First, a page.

Sisters of Charity seek to halt action for damages citing no record of alleged rapist
Woman says she was raped by a groundsman employed in Magdalene Laundry
The Sisters of Charity have asked the High Court to halt an action for damages brought against them by a woman who alleges she was raped and sexually assaulted over years by a groundsman employed in a Magdalene Laundry
The Sisters of Charity have asked the High Court to halt an action for damages brought against them by a woman who alleges she was raped and sexually assaulted over years by a groundsman employed in a Magdalene Laundry.
The woman claims she was so traumatised by the assaults that, to stop the groundsman accosting her on her way to and from school, she hammered her knee with a paperweight to such an extent she was hospitalised with a fractured knee and avoided going to school.
Her life has been severely affected by her experience. She changed from being a happy, normal child to one who became self-destructive, hated school, herself and people, left school early and developed alcohol, medication and relationship problems, it is claimed.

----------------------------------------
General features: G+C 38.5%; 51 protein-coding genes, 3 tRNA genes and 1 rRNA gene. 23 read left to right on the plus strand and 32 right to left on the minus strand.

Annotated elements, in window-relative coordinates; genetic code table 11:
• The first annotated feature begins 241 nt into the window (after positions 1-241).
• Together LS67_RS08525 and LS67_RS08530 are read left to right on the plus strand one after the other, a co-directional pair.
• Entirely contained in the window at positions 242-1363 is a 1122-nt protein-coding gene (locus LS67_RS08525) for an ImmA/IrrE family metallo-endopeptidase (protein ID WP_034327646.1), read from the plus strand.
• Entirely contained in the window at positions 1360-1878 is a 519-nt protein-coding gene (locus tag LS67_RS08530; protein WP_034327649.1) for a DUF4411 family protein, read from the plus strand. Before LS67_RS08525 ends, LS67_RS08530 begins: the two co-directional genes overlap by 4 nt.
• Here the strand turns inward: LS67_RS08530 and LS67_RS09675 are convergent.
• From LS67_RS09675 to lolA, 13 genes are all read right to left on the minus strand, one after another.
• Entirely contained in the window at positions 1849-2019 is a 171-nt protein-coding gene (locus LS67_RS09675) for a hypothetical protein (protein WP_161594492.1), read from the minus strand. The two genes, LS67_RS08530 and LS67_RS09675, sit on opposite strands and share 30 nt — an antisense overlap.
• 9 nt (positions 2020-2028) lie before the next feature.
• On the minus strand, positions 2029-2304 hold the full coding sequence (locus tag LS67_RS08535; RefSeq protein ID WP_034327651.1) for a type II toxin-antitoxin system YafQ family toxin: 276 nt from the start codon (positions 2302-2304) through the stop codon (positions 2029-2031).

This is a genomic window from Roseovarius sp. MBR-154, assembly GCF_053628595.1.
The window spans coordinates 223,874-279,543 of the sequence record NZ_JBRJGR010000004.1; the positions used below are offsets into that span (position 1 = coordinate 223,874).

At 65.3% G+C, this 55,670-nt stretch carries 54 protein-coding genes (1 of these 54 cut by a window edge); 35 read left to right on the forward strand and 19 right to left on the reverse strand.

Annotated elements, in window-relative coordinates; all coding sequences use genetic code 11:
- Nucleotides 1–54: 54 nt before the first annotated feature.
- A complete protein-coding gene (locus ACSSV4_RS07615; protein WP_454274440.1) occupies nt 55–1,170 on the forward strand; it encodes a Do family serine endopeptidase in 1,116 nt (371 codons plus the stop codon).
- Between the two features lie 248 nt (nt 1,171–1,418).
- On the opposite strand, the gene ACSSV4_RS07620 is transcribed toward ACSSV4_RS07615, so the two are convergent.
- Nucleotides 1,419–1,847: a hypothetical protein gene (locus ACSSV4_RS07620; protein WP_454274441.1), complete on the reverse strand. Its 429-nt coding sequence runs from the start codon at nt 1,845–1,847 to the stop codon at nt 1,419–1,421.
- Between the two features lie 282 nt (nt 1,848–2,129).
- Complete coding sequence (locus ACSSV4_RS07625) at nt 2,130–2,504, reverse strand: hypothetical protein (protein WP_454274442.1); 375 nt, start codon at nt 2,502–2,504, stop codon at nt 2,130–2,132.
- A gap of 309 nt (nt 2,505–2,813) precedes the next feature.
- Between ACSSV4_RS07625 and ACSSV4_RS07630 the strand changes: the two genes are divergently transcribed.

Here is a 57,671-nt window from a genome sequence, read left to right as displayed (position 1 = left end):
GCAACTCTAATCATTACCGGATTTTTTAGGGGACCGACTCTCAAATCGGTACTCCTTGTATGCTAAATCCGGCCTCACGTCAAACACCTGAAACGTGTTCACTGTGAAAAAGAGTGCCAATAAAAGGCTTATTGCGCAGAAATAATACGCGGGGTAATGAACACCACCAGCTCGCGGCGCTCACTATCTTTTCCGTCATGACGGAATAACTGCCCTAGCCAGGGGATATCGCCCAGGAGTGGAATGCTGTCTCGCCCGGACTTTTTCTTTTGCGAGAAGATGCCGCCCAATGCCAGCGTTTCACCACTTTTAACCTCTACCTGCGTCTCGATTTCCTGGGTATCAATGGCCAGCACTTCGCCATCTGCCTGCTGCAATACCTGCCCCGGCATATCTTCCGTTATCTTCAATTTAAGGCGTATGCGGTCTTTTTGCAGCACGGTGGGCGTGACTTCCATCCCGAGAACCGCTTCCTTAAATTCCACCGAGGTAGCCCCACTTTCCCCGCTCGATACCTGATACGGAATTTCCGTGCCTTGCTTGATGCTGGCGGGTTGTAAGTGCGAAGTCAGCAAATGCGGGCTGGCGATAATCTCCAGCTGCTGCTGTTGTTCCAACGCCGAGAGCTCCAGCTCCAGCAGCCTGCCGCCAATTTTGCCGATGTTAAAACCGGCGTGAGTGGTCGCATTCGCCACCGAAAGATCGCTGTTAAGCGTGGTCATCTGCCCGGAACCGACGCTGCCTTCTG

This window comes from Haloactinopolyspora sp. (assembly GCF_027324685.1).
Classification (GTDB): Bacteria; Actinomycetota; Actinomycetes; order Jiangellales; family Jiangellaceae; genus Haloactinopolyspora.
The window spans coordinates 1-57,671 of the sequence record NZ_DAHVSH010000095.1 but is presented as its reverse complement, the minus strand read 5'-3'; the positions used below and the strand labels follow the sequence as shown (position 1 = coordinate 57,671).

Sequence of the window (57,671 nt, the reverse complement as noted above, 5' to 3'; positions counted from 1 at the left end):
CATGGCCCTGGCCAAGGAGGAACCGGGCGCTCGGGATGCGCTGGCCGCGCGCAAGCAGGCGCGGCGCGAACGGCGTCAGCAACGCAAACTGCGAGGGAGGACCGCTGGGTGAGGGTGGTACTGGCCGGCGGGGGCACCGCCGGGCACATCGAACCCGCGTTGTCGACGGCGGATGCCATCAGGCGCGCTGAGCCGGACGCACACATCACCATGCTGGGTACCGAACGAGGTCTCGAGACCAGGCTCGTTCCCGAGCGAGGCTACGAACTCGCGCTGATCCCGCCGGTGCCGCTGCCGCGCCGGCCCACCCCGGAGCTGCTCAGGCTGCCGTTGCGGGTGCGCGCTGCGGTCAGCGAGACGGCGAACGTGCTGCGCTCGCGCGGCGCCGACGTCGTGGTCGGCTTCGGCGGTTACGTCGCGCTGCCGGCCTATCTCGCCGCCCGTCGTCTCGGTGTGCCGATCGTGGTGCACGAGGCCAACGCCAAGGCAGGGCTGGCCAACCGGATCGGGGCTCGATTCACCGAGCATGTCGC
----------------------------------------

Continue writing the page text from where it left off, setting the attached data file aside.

She says the assaults began when she was 12 and continued until she left school at 15.
Now in her 40s, the woman has sued the Sisters of Charity, alleging they are vicariously liable for severe personal injuries and emotional suffering arising from the alleged assaults of the groundsman from 1977 to 1980.
The man, the court heard, is believed to be dead.
Sisters of Charity
In a pre-trial application yesterday for an order halting the case, the Sisters of Charity say they are prejudiced in defending it on grounds including delay and having no records of the groundsman, including any written record of his being an employee. In an affidavit on behalf of the order, it was stated the woman’s claims are subject to a Garda investigation which has not yet concluded as it has not proven possible to establish if the groundsman had died.
After submissions concluded yesterday, Mr Justice Barrett reserved judgment.